Are you on Snapchat? I admit I have not yet taken the plunge but I am in the minority. According to those at the Snapchat app, more than 158 million people are on Snapchat and each user opens the app 18 times a day, on average. The app allows its user to share short videos or photos privately with friends or family of their choosing. The photos or video messages then erase after a few seconds. So if you think about, Snapchat is really all about making an impression and doing it quickly.

With that in mind, the Snapchat app follows many of the same rules and parameters I establish in media training. That is-how to create memorable soundbites and messages in a short window of time. Multiple studies have been done on first impressions and all indicate you don’t have much time before a judgement has been rendered. In fact, you have about seven seconds to make a positive first impression. Non-verbal cues have also been studied and proven to have four times the impact of words. Fair or not, all of us make personal judgements quickly. It is the world we live in and makes up a fair share of my time instructing clients on effective media communication. So whether you are on Snapchat, in a job interview, or being interviewed by the news media, there are some simple things you can do to leave a positive first impression:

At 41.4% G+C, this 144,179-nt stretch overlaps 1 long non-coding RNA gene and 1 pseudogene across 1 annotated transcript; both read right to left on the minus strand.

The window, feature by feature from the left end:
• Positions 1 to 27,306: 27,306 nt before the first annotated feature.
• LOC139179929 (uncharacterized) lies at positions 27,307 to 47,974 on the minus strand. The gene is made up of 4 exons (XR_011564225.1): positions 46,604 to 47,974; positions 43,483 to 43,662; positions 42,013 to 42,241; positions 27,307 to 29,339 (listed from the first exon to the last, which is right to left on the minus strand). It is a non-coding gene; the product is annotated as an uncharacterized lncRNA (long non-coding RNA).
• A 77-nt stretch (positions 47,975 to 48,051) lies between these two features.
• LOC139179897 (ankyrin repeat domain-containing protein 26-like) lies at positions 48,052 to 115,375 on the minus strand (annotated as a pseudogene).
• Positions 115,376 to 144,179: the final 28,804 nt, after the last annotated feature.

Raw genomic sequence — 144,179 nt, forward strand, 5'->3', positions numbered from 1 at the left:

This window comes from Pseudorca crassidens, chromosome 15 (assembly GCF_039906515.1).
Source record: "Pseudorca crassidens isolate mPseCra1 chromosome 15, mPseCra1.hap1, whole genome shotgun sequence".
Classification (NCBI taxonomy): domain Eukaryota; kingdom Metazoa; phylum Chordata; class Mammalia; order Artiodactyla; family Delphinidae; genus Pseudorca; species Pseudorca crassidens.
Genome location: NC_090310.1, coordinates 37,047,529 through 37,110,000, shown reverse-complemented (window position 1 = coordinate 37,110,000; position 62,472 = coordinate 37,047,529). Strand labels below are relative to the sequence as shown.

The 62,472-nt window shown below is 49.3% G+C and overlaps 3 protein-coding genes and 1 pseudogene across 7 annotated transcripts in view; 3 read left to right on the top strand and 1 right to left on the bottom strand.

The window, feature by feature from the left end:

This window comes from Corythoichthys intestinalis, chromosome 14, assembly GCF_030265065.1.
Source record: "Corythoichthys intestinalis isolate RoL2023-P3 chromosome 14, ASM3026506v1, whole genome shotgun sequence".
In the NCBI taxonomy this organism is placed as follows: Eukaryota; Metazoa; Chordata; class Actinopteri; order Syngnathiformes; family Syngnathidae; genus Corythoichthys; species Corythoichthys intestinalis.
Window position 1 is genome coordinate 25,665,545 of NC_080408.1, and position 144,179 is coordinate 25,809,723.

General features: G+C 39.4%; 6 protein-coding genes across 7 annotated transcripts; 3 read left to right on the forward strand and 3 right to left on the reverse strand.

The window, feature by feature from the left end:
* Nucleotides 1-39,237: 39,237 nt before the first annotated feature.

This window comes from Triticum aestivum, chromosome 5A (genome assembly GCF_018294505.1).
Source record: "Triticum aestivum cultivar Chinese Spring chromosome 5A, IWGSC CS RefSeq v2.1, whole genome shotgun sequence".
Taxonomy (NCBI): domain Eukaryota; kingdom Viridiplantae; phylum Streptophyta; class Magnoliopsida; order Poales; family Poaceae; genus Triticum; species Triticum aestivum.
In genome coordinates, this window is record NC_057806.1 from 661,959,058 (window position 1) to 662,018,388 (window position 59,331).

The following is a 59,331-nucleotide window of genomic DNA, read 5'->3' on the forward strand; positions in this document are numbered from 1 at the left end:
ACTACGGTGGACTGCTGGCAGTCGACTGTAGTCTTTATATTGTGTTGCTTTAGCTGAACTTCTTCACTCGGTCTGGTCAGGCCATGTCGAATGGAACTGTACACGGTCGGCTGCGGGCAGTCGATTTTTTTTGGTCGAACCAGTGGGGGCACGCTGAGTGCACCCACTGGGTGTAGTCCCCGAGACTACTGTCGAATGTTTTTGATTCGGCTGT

Make Direct Eye Contact.
People want to know you are interested in meeting them. And nothing says you are NOT more than looking somewhere else. Look them straight in the eyes or you may never get them back.

A smile can go a long ways. Not only does a smile provide a friendly face, studies have proven it helps relax both parties.

Many people make the mistake of believing they have to fill every second with words or God forbid, there will be silence! I say, embrace the silence. Ask a question and sit back and listen. An attentive listener sets a great tone as being an engaged communicator in a two-sided conversation. Don’t hog all the time. The best listeners are also more inclined to be given a road map as to where to take the discussion to best engage the other party.

There are so many great personal stories out there but very few people who can deliver those messages in a condensed form. Effective communication often utilizes a less is more concept when it comes to words. Think about the very best messages or lines or lessons you’ve heard. Are these multiple paragraphs or a couple of lines? Or maybe just a few words?

Learn how to be a word miser and you will improve your odds of leaving a great first impression.